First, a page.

Those Democratic areas are the ones that many of us most associate with Alabama, because of the Civil Rights era events in Birmingham, Montgomery and Selma. But these were always only a small part of the state and Trump won everywhere else. The Republicans perform most strongly in the area stretching north from Birmingham to the Tennessee River, and in the southeastern “Lower Alabama” counties around Dothan.

Whilst Birmingham and Montgomery vote Democratic, the other urban areas do not, although they are better for the Democrats than more rural and suburban counties. Trump had a 13% lead in Mobile County (which includes the city of Mobile) and a 16% lead in Madison County (Huntsville).

The Election Race

This election almost appears to be a model for post- Harvey Weinstein politics.

The Republicans have picked an extremeist: their candidate Roy Moore – a 70 year-old judge from Gadsden who provoked international controversy whilst he was the state’s Chief Justice for placing the Ten Commandments outside his constitutionally-secular court. That in itself does not necessarily mark him out as an extremeist: however his involvement in white nationalism, neo-Confederacy, homophobia, Islamophobia and Birther-ism does. He has said that the 1965 Voting Rights Act (that guaranteed voting rights to African Amercians) was a mistake.

During the Senate campaign itself, he has both suggested that George Soros was bound for hell, in comments many have interpreted as being ant-Semitic, and that there was a good side to slavery in the state.

If that is not enough to make the average Alabaman think that he might not be the best person to represent them in the nation’s highest political chamber, then perhaps his sexual conduct should. By his own admission, he had sexual relationships with teenagers when he was much older than them, but the allegations are much worse: nine women have accused him of inappropriate sexual behaviour, three of whom allege sexual assault. One says that she was 14, and he 32, when the assault took place. Another woman has stated that he started pursuing her when she was 15 and assaulted her when she was 16.

Senior Republicans have called for him to withdraw from the election, saying that they believe his accusers. Moore has not, and Donald Trump has since attended a rally to give Moore his blessing.

This is all in stark contrast to the Democratic candidate, Doug Jones, who is most famous for having pursued, and convicted, the child murderers in one of Alabama’s darkest events.

On 15 September 1963, the Ku Klux Klan planted fifteen sticks of dynamite at Birmingham’s 16th Street Baptist Church. The explosion blew a seven foot wide hole in the wall of the church, killing four young girls, aged 11 to 14, and injuring 22 others.

The first bomber was eventually convicted 14 years later but it took 39 years – and US Attorney Doug Jones – to put the other two living perpetrators behind bars.

Doug Jones sums up the best of Alabama, Roy Moore its worst.

Indeed, the polls since Moore’s selection have always shown the Senate race to be tighter than those previous recent elections. Since the revelations of Moore’s sexual impropriety surfaced last month, Jones took the lead in a number of polls. But recent polls have given Moore a narrow lead. Perhaps, given that no prosecutions have taken place, many Alabamans have chosen to give Moore the benefit of the doubt in a way that his party’s leader in the Senate has not.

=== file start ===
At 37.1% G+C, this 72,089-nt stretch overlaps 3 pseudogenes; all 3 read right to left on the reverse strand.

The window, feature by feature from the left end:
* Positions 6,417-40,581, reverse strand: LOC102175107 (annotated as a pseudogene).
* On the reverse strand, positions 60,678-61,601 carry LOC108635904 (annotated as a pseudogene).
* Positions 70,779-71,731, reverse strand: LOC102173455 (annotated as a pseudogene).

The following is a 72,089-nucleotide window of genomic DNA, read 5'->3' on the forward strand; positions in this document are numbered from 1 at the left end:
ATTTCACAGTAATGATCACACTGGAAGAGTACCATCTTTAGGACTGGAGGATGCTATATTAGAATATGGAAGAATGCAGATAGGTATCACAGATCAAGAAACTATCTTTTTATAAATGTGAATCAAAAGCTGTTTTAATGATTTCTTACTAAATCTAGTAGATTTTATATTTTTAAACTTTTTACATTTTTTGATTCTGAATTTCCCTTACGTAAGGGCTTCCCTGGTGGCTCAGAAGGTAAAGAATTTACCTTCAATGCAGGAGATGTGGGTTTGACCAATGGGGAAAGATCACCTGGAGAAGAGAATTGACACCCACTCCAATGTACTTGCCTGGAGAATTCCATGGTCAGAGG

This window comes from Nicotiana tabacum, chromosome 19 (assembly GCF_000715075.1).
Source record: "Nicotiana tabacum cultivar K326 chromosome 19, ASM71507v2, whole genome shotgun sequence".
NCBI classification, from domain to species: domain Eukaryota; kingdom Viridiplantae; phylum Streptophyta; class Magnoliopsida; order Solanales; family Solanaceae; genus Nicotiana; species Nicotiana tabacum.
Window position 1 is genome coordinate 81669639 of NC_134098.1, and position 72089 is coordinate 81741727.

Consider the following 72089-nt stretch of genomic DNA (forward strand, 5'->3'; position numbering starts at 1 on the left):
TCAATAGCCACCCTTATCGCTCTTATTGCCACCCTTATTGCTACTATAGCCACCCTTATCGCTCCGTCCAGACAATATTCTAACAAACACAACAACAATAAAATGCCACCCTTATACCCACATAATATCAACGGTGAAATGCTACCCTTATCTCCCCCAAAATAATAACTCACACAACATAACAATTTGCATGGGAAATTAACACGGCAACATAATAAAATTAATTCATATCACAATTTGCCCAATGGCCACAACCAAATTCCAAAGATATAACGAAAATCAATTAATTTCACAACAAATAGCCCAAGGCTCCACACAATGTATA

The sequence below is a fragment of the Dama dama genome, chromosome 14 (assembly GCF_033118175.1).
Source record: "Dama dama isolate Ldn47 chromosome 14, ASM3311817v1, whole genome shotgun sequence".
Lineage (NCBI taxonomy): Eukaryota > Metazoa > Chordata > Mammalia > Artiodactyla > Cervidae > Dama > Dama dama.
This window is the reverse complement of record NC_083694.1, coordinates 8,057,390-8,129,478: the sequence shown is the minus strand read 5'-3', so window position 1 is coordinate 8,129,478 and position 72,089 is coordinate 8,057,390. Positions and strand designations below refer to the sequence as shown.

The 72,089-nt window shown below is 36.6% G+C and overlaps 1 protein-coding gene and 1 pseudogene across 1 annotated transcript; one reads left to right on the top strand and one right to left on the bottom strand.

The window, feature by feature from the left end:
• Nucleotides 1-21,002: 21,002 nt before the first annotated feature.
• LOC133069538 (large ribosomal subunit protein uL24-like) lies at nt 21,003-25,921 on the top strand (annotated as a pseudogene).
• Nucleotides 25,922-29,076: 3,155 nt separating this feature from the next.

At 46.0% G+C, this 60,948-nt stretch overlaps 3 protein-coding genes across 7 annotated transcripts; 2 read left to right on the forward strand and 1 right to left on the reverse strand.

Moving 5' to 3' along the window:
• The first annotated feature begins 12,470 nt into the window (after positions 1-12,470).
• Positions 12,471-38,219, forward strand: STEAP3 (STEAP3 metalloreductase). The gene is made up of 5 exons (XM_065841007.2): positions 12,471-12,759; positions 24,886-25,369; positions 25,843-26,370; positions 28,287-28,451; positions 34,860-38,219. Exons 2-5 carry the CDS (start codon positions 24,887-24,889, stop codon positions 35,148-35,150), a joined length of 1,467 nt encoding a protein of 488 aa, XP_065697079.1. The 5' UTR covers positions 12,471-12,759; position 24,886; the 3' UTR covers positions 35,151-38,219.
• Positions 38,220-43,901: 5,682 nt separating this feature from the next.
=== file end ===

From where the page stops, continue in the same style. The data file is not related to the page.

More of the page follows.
The latest polling gives Moore a 4 point lead on Jones.

This is still nip-and-tuck though. Whilst Moore is now in pole-position, a Jones victory is not impossible.

Having looked at a number of past state-wide elections, for Jones to pull off a victory, he needs a map that looks something like this:

This is based on the swing needed to take the state being applied county by county against an average of recent state-wide election results. Jones needs some big wins in the Black Belt, although some of the necessary leads suggested there are staggeringly high: over 90% in Macon and Greene counties. But these are not very populous counties, and so the Democrats can afford a little slippage there if they do well in more densely populated areas.

What is clear though is that Jones needs to push out from the Black Belt to both its north and south and do well in the urban areas. Clinton’s 7% edge in Jefferson county needs to be around 30% for Jones to win, and he needs to take Mobile and Madison counties too (our model suggests that he needs to win Madison county by about 7% and Mobile County by 14%).

If you are watching the data come in, look at how the light blue counties above go. If Jones is winning these (and enough light pink ones to offset any missed) he can win through.

Such a victory would be a massive victory for the Democrats given the state’s recent history, and a body blow to both the Republicans and Donald Trump in particular.

But if Moore holds on to places like Madison, Talledega, Tuscaloosa and Lee counties, the Alabama senate race will end up being just another Democratic near-miss in the South.

Leave a Comment

Previous post:

Next post: